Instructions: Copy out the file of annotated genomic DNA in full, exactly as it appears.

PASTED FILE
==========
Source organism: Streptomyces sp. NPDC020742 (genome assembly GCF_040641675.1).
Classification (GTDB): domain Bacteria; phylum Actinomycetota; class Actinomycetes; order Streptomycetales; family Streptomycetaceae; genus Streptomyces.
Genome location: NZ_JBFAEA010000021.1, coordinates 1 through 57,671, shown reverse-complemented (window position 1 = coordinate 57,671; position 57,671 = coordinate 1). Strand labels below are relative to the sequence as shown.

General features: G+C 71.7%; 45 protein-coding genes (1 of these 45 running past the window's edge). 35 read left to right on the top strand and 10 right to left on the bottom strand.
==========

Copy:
Source organism: Streptomyces sp. NPDC020742 (genome assembly GCF_040641675.1).
Classification (GTDB): domain Bacteria; phylum Actinomycetota; class Actinomycetes; order Streptomycetales; family Streptomycetaceae; genus Streptomyces.
Genome location: NZ_JBFAEA010000021.1, coordinates 1 through 57,671, shown reverse-complemented (window position 1 = coordinate 57,671; position 57,671 = coordinate 1). Strand labels below are relative to the sequence as shown.

General features: G+C 71.7%; 45 protein-coding genes (1 of these 45 running past the window's edge). 35 read left to right on the top strand and 10 right to left on the bottom strand.